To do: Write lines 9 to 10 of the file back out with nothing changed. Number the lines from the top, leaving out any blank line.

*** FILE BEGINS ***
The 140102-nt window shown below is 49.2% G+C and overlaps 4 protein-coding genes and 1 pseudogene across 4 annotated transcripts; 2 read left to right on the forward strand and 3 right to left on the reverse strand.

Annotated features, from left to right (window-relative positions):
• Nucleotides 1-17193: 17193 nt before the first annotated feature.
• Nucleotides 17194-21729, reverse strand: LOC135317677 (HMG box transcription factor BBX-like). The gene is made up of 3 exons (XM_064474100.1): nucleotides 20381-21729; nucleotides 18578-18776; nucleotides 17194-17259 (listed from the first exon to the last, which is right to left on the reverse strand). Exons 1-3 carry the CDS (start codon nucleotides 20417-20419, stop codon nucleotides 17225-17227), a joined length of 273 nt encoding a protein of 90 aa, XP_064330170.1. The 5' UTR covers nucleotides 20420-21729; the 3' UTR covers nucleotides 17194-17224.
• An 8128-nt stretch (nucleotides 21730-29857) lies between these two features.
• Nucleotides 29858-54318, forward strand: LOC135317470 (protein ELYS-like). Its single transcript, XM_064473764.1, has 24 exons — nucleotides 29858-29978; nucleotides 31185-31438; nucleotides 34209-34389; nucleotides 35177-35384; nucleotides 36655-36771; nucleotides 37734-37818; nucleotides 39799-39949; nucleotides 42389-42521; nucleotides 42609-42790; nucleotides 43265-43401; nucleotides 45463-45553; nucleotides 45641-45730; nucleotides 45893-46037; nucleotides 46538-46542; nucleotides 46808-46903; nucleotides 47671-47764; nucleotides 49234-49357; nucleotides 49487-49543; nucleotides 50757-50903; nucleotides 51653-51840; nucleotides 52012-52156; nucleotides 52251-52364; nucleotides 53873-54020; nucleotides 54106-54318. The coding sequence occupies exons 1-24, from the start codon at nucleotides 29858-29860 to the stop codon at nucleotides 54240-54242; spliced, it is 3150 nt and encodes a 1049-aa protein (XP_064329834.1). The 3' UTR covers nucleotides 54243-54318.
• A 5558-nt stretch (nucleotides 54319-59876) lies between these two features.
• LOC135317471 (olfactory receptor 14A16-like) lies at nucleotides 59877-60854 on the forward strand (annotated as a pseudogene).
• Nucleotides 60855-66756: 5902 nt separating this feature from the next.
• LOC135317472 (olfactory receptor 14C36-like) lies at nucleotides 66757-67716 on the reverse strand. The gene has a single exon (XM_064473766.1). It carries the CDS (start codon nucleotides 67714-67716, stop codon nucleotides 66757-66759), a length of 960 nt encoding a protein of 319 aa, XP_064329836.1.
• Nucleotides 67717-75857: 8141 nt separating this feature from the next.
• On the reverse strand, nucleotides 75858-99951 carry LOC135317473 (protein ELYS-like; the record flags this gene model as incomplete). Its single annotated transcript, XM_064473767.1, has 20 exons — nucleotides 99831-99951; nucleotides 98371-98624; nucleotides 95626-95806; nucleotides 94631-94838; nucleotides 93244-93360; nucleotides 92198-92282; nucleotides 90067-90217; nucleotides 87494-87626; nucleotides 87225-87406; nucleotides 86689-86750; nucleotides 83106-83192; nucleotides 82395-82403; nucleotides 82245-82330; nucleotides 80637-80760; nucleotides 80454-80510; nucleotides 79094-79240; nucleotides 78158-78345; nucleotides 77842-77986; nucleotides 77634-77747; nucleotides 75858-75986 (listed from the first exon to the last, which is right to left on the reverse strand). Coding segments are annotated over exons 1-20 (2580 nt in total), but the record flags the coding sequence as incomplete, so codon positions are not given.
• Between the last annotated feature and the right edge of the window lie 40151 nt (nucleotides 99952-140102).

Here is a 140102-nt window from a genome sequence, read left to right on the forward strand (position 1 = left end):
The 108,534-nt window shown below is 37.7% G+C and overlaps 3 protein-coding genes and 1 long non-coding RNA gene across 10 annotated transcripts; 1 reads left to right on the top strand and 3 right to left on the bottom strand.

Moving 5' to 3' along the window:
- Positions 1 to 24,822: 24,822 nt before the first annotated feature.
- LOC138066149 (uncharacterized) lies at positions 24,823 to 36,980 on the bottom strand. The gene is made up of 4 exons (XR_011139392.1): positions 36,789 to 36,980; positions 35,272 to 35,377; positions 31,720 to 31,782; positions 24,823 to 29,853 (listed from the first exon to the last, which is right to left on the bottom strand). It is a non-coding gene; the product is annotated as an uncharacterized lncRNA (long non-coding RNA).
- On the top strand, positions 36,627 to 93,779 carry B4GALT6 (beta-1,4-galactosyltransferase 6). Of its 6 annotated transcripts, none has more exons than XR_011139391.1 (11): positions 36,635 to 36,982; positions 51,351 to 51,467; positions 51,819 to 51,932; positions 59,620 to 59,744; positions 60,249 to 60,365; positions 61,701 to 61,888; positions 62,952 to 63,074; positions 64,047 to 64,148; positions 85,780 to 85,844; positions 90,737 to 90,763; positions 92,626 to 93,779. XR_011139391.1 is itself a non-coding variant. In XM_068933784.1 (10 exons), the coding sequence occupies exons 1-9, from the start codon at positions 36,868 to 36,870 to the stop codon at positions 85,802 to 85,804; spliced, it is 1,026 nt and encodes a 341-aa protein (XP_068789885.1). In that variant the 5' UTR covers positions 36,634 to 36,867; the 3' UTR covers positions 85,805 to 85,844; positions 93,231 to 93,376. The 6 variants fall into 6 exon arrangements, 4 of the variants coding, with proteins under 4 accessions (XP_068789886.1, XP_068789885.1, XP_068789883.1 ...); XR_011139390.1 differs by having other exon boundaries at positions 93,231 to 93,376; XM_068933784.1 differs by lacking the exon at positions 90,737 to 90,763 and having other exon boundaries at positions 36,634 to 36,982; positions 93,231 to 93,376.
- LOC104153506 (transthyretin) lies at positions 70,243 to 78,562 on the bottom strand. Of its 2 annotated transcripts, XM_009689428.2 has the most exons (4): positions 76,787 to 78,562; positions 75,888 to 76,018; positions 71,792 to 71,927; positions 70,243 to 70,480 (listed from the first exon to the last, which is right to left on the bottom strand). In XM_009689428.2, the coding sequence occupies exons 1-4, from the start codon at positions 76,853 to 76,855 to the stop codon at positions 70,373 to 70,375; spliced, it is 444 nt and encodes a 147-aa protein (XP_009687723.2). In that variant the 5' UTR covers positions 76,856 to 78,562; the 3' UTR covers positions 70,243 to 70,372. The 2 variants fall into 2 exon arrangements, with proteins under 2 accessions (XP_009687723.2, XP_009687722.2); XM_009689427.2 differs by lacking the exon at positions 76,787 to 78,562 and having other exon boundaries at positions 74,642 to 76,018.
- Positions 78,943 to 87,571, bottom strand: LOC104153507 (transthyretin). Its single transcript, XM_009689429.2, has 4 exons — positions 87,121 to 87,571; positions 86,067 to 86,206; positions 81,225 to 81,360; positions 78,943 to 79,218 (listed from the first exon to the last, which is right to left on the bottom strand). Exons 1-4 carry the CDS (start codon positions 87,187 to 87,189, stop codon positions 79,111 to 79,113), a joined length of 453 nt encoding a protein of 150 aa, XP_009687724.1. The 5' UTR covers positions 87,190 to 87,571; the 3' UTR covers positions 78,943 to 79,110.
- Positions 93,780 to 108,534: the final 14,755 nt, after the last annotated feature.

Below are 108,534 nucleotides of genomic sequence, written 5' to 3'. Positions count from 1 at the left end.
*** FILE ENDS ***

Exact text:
• Nucleotides 60855-66756: 5902 nt separating this feature from the next.
• LOC135317472 (olfactory receptor 14C36-like) lies at nucleotides 66757-67716 on the reverse strand. The gene has a single exon (XM_064473766.1). It carries the CDS (start codon nucleotides 67714-67716, stop codon nucleotides 66757-66759), a length of 960 nt encoding a protein of 319 aa, XP_064329836.1.